South Australia's drought-affected farmers will have access to $10 million in drought concessional loans from the Commonwealth's support package.
It's the first time federal support has flowed to SA, following months of negotiations between State and Federal Governments.
The Commonwealth will also match the state's contribution of $275,000 to manage animals and improve water infrastructure.
State Agriculture Minister Leon Bignell has welcomed the announcement and says negotiations with the Federal Government will continue.
"I had a good meeting with the Minister Barnaby Joyce last Friday and I think he wants to help South Australia out which is a good thing," Minister Bignell said.
"It just increases the pool and we'll keep working with the Federal Government on other ways we might be able to help people who are doing it tough up in our outback."
In a statement, Minister Joyce said the far north of South Australia was experiencing prolonged dry conditions, causing hardship for pastoral businesses, remote communities and land and water resources.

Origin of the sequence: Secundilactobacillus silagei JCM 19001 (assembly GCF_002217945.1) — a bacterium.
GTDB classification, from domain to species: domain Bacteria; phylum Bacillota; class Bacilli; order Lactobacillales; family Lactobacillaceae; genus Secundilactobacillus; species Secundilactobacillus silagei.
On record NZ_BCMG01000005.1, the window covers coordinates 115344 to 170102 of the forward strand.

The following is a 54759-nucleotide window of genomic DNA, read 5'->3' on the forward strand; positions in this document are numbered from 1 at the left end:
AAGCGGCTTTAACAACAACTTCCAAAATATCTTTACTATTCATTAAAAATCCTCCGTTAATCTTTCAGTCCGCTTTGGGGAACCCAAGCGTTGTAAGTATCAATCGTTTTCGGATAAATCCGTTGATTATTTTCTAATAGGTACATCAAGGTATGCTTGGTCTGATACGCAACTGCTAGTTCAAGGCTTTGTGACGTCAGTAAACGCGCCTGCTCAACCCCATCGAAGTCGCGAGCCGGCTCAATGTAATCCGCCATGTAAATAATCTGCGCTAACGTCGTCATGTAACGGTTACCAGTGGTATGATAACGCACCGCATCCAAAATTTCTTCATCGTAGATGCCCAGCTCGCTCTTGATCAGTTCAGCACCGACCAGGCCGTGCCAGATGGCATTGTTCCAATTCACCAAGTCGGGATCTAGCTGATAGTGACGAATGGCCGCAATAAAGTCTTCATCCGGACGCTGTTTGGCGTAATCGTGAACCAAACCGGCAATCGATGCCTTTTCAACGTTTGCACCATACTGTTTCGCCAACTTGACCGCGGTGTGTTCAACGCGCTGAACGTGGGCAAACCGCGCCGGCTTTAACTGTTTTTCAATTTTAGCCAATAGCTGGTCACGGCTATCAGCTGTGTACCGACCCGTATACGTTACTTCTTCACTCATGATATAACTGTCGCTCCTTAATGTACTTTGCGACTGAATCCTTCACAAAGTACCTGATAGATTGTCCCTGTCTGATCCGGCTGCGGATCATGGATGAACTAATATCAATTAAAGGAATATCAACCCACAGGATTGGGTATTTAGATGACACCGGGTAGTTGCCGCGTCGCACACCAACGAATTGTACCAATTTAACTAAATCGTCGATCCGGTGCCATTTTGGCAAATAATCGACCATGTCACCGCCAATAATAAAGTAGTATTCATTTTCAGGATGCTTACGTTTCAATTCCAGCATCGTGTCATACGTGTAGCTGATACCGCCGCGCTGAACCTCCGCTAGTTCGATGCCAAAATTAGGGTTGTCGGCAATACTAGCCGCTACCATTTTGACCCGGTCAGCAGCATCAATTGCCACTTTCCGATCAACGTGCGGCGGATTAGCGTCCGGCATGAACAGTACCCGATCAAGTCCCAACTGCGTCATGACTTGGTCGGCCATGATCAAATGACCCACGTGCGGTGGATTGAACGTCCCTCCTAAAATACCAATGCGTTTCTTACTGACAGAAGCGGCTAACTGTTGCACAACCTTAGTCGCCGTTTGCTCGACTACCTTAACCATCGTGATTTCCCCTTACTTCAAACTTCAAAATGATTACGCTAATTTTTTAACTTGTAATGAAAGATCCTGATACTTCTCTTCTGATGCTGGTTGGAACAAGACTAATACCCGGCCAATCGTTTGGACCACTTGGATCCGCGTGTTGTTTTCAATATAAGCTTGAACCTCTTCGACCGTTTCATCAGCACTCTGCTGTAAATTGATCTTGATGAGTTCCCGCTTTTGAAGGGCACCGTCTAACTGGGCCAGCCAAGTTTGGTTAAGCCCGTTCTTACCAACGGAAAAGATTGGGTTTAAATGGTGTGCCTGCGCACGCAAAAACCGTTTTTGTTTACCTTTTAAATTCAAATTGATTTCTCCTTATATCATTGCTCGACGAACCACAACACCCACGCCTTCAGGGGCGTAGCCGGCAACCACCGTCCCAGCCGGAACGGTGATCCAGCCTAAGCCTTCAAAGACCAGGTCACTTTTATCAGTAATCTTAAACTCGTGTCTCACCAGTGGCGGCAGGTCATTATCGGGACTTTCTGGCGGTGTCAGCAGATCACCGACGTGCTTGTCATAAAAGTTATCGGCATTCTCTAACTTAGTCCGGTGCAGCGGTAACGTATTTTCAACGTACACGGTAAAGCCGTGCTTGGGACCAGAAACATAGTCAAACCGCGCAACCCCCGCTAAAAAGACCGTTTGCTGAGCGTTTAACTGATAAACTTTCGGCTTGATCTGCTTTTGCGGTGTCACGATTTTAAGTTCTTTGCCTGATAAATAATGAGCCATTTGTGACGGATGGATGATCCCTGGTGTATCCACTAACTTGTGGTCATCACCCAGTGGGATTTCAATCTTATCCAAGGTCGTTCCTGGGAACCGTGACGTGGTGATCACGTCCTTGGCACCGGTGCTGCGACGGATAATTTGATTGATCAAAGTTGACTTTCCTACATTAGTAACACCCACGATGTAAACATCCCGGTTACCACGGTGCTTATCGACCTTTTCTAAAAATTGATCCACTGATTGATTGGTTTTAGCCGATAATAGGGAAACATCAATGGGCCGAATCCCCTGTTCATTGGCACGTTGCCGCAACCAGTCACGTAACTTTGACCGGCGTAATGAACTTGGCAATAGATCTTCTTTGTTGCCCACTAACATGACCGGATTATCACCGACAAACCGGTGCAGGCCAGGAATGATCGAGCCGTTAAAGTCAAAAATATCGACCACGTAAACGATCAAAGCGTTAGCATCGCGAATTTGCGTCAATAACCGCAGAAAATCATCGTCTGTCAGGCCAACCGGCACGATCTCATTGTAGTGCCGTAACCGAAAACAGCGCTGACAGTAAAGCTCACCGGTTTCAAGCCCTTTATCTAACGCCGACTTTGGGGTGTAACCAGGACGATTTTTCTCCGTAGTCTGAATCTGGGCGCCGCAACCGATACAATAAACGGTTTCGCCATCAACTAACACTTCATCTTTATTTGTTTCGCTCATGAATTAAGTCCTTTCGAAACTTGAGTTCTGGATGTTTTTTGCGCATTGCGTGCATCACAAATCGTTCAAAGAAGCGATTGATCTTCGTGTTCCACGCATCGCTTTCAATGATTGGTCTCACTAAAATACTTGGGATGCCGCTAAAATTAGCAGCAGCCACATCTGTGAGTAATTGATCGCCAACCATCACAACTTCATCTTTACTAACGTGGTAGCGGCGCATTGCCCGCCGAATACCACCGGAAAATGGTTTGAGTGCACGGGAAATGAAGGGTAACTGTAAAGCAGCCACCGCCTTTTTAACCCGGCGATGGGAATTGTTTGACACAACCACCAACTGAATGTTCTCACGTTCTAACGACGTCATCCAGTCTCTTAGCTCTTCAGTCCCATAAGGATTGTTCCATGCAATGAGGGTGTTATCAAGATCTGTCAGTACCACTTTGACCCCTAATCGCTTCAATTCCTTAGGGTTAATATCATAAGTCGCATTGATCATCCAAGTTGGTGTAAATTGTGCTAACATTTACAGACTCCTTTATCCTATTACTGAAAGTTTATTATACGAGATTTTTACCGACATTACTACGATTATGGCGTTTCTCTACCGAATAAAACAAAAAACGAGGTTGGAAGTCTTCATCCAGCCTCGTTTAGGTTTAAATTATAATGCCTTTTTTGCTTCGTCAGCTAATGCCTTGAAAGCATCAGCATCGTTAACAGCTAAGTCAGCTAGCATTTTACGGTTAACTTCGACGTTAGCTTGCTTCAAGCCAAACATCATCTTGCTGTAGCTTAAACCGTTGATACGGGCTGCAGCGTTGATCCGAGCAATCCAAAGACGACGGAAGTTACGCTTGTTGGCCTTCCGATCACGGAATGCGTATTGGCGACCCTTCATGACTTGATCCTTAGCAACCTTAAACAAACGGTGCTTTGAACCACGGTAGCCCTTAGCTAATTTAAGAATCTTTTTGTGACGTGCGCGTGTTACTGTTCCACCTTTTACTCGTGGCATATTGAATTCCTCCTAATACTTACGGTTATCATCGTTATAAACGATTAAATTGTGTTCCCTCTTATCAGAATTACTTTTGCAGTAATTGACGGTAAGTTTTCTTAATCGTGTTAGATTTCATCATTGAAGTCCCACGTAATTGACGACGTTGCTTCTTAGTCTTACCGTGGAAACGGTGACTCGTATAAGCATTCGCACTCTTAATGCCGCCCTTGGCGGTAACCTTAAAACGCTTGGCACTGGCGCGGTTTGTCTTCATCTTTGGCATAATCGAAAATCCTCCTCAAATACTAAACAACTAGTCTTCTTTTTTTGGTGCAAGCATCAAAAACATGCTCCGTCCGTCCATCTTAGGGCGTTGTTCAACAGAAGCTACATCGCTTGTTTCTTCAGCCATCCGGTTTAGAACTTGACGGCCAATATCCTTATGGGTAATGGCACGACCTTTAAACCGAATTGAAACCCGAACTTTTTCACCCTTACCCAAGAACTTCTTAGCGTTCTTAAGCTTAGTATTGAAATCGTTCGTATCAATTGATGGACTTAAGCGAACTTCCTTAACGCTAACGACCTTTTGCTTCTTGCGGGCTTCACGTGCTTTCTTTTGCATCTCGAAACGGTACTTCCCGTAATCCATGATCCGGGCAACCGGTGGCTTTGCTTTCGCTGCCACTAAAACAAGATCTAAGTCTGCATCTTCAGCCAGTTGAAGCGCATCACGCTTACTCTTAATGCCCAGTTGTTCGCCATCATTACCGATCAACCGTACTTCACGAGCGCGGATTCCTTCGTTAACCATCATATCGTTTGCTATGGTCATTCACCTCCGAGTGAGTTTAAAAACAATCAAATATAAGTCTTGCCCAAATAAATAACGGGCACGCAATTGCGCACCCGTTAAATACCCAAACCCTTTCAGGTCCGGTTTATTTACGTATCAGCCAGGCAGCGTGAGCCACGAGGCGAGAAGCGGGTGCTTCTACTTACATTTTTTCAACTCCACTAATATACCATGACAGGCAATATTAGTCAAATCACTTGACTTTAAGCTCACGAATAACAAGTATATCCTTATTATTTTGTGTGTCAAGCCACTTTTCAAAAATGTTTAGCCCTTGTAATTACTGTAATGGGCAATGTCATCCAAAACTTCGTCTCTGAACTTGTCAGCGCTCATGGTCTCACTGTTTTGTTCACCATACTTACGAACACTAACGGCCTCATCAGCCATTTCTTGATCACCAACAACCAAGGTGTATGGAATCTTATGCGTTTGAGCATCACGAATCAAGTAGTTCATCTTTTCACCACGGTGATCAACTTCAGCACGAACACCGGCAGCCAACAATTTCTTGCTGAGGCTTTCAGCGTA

"This money will help farmers invest in new watering points; replace and upgrade polypipe and solar pump systems and clean watering points; and install infrastructure which will help meet emergency animal welfare needs," Minister Joyce said.
Minister Bignell says the federal and state contribution of a combined $550,000 will be distributed by industry group, LivestockSA, with pastoralists deciding how the money is spent.
"Really the people who know best what to do with the money are out there living on the land," he said.
It's not clear when applications will open for the drought concessional loans.
Col Greenfield from Billa Kalina Station north-west of Roxby Downs says the announcement is a step in the right direction.
"It's certainly a lot more than what we had a month ago," he says.
"The best thing about the Federal Government [funding] matching ours is that it enables LivestockSA to better distribute the funds more fairly and evenly.
"It was going to be fairly tough for everyone to get a reasonable amount out of just what the state gave us.
"Now with this extra funding it can certainly make a difference."
Mr Greenfield says pastoralists have also welcomed the acknowledgment that South Australia is in drought.
"It's great that they realise that South Australia does have pastoral country that gets in drought - it's not just the eastern states."
But he says farmers are now looking for more long-term measures for future drought events.
"The critical thing is what's going to happen in the next drought, which is a sure thing," Mr Greenfield says.
"Or this one continuing past the 30th of June."
© ABC 2014
16:40 EST A diverse range of weather expressed itself across the capital cities throughout July, with records being a hit and miss.